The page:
Leaving Cell Cultures
You’ve finally decided you’ll be taking a well deserved break from the lab and go on a vacation. The first thing you need to do after you booked your flight tickets is to plan what actions should be taken so that you can leave the lab with piece of mind. There is no use going to a vacation if you need to be checking in with your lab all day, right?
Correctly freezing cell culture
That’s it. You’re going on a vacation or you’ve just isolated a fantastic clone that expressed your gene with GFP. It’s time to treasure it (literally!) in your liquid nitrogen cell bank for future use. All cell biologists go through this tricky stage of freezing/thawing cells and there is nothing worse than coming back from a vacation to realize that a box full of frozen cloned cells could not recover from the freezing experience. Your experiment just entered the ice age at that minute! Frustrating!
Thus, it’s important to follow strict rules on how to correctly freeze your precious cell culture in a manner which will increase the chances of successfully recovering these cells.
When to Freeze Cells
- New line - Freeze the cell line as fast as possible when it first arrives at the lab and don’t forget to mark the specific passage if it is known. In case the specific passage time is not known, mark the passage time as “0” and let lab members know that this a reference point, not the “real” passage term. This is especially important to note in your lab notebook or even better, in your Labguru cell line collection module.
- Vacation outing - If freezing before going on a vacation, plan on freezing the cells a week before (or according to the cell’s expansion rate). If expansion rate is not known, find out on the ATCC collection website.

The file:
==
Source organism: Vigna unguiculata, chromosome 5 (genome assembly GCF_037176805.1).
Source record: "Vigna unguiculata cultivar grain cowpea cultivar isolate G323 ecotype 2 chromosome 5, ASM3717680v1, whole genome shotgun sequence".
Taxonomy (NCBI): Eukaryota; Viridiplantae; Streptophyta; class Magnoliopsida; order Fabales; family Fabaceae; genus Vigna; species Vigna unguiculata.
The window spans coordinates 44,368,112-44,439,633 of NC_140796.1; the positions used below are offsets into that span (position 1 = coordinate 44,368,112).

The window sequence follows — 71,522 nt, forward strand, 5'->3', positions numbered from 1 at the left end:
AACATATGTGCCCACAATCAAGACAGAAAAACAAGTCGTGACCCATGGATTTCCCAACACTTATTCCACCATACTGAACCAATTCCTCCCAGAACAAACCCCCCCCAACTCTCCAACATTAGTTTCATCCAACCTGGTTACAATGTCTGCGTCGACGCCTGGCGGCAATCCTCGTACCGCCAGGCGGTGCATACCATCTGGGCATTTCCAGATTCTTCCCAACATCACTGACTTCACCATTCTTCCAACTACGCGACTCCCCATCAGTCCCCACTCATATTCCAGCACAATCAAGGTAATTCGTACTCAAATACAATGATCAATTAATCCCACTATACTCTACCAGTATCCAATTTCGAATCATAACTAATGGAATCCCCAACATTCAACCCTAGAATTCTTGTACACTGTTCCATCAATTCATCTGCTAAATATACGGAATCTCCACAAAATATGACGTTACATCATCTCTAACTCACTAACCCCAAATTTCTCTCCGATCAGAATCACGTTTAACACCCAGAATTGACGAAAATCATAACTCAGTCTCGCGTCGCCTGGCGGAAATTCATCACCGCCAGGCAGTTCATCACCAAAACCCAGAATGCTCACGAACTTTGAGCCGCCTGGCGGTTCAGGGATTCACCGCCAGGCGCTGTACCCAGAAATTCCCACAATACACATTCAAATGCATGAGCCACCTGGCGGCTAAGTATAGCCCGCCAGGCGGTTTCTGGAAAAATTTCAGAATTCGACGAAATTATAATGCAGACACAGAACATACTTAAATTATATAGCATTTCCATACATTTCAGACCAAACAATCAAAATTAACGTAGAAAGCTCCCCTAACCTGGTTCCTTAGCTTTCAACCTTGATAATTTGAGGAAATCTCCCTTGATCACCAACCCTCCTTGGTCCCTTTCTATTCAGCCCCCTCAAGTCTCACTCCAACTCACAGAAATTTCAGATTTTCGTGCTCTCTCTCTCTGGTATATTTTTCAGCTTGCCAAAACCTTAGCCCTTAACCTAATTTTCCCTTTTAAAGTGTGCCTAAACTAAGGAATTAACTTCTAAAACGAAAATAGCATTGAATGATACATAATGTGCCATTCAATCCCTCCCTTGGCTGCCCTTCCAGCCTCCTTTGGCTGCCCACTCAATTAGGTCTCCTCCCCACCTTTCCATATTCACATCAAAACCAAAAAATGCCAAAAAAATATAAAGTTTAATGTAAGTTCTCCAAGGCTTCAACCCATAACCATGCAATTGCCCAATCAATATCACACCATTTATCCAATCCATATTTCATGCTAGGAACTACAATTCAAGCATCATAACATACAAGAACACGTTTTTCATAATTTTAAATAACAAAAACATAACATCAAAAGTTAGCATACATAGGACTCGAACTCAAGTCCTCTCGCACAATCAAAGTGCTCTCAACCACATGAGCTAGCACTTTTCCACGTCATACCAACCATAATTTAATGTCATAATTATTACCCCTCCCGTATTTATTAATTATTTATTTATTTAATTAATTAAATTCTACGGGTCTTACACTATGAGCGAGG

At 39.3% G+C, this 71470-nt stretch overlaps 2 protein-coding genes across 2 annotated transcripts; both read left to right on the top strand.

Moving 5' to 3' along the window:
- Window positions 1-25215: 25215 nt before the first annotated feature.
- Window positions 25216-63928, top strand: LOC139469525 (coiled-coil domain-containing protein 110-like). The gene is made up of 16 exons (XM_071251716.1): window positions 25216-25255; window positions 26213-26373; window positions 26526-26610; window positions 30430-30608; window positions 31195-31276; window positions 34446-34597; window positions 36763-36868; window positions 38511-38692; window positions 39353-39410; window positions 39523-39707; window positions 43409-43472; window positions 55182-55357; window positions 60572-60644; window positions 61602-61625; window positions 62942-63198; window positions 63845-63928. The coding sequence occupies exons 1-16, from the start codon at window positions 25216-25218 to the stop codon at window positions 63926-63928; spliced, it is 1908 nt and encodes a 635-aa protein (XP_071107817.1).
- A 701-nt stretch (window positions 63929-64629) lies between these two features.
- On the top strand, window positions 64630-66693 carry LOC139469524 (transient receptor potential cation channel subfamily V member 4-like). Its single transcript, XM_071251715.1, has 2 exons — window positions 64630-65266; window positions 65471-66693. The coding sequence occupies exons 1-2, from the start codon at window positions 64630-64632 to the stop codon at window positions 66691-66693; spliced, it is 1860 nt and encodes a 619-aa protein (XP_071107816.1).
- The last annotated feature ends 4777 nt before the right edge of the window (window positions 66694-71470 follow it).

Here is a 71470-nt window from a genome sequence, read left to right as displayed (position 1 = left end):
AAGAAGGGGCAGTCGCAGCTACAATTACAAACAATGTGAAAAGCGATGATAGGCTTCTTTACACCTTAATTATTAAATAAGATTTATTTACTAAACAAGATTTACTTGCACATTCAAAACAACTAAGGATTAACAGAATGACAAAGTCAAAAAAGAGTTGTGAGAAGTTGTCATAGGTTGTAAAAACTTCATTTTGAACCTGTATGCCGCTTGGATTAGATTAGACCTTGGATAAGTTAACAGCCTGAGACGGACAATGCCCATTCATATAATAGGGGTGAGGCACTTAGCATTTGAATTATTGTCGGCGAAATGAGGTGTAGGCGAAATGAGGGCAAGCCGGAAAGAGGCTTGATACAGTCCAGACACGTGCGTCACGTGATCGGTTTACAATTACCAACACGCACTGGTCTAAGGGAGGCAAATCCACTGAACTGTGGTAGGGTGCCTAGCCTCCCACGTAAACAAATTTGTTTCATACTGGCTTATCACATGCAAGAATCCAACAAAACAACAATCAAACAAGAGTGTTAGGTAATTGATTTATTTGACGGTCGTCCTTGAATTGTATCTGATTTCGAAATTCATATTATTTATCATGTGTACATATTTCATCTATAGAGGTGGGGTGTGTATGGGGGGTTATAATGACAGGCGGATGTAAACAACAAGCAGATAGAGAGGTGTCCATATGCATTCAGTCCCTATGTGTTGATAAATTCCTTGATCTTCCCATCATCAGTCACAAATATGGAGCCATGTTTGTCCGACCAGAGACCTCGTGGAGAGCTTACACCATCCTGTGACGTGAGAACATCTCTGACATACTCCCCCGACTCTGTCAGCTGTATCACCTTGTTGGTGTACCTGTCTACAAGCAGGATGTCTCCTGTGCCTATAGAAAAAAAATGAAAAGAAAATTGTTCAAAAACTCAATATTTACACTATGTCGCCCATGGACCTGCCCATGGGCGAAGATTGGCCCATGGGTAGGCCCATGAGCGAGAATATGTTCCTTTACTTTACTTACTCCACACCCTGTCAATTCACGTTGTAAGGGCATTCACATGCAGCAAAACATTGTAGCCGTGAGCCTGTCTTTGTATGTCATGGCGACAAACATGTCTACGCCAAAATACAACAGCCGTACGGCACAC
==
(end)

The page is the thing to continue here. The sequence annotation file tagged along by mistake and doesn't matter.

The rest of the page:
- Experiment achievement – Keep that successful stable line living for the length of your PhD.
- Primary cells – These will not live forever so you better prepare a massive stock of those.
Massive expansion – planning ahead
Cell banking is important for your future experiments so you should consider future requirements for the cells in terms of planning experiments with a healthy overhead for crisis terms (contamination, device malfunction etc). It is recommend that you generate a massive expansion of the cell source, typically 1:5 to 1:10 split onto several medium to large flasks (adapted to the specific doubling time and cell behavior). Thus, if one splits a cell line 1:5 onto five 75cm2 flasks (~7 x 106 at 100% confluence), then at 70% confluence the expansion will generate ~25 x106 cells. Assuming most cells are alive, this can account for 5 to 10 freezing vials (2-5 x106/vial).
Of course, if you plan to freeze a novel cell line, you should plan on performing differential expansion/freezing rounds every several passages to establish a large collection at different cell passages.
In my next post, I’ll cover tips for freezing and thawing your cell lines.